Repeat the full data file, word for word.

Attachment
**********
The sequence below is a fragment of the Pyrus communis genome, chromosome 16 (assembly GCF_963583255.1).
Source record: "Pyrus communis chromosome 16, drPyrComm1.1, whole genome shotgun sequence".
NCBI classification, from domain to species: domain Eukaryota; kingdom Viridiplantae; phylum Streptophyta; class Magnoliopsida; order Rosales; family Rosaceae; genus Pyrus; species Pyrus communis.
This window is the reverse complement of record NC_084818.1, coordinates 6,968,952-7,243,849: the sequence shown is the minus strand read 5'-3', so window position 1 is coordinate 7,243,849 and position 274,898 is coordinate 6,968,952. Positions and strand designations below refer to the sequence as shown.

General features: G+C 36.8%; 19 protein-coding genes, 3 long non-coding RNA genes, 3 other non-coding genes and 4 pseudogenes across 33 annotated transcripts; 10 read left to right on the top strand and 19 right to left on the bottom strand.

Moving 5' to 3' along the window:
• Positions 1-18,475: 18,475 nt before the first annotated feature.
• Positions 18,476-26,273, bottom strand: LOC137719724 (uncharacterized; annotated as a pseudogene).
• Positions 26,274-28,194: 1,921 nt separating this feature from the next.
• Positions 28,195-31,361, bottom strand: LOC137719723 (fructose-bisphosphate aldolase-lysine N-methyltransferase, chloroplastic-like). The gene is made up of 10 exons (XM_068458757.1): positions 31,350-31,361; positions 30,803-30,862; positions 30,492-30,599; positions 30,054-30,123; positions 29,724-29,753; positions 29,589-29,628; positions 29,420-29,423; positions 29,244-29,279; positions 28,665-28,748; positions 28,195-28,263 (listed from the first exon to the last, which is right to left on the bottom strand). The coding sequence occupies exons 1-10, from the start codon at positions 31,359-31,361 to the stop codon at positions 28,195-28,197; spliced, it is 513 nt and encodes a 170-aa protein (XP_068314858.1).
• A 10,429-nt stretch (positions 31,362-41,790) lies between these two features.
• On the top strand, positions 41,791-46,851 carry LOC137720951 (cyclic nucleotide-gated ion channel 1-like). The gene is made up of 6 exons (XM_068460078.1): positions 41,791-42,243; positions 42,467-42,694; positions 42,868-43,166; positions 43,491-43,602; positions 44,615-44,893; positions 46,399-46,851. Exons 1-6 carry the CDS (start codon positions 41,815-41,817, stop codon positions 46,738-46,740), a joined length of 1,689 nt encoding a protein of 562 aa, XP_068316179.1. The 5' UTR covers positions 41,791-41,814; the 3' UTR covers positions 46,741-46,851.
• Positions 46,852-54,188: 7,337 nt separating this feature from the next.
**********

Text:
The sequence below is a fragment of the Pyrus communis genome, chromosome 16 (assembly GCF_963583255.1).
Source record: "Pyrus communis chromosome 16, drPyrComm1.1, whole genome shotgun sequence".
NCBI classification, from domain to species: domain Eukaryota; kingdom Viridiplantae; phylum Streptophyta; class Magnoliopsida; order Rosales; family Rosaceae; genus Pyrus; species Pyrus communis.
This window is the reverse complement of record NC_084818.1, coordinates 6,968,952-7,243,849: the sequence shown is the minus strand read 5'-3', so window position 1 is coordinate 7,243,849 and position 274,898 is coordinate 6,968,952. Positions and strand designations below refer to the sequence as shown.

General features: G+C 36.8%; 19 protein-coding genes, 3 long non-coding RNA genes, 3 other non-coding genes and 4 pseudogenes across 33 annotated transcripts; 10 read left to right on the top strand and 19 right to left on the bottom strand.

Moving 5' to 3' along the window:
• Positions 1-18,475: 18,475 nt before the first annotated feature.
• Positions 18,476-26,273, bottom strand: LOC137719724 (uncharacterized; annotated as a pseudogene).
• Positions 26,274-28,194: 1,921 nt separating this feature from the next.
• Positions 28,195-31,361, bottom strand: LOC137719723 (fructose-bisphosphate aldolase-lysine N-methyltransferase, chloroplastic-like). The gene is made up of 10 exons (XM_068458757.1): positions 31,350-31,361; positions 30,803-30,862; positions 30,492-30,599; positions 30,054-30,123; positions 29,724-29,753; positions 29,589-29,628; positions 29,420-29,423; positions 29,244-29,279; positions 28,665-28,748; positions 28,195-28,263 (listed from the first exon to the last, which is right to left on the bottom strand). The coding sequence occupies exons 1-10, from the start codon at positions 31,359-31,361 to the stop codon at positions 28,195-28,197; spliced, it is 513 nt and encodes a 170-aa protein (XP_068314858.1).
• A 10,429-nt stretch (positions 31,362-41,790) lies between these two features.
• On the top strand, positions 41,791-46,851 carry LOC137720951 (cyclic nucleotide-gated ion channel 1-like). The gene is made up of 6 exons (XM_068460078.1): positions 41,791-42,243; positions 42,467-42,694; positions 42,868-43,166; positions 43,491-43,602; positions 44,615-44,893; positions 46,399-46,851. Exons 1-6 carry the CDS (start codon positions 41,815-41,817, stop codon positions 46,738-46,740), a joined length of 1,689 nt encoding a protein of 562 aa, XP_068316179.1. The 5' UTR covers positions 41,791-41,814; the 3' UTR covers positions 46,741-46,851.
• Positions 46,852-54,188: 7,337 nt separating this feature from the next.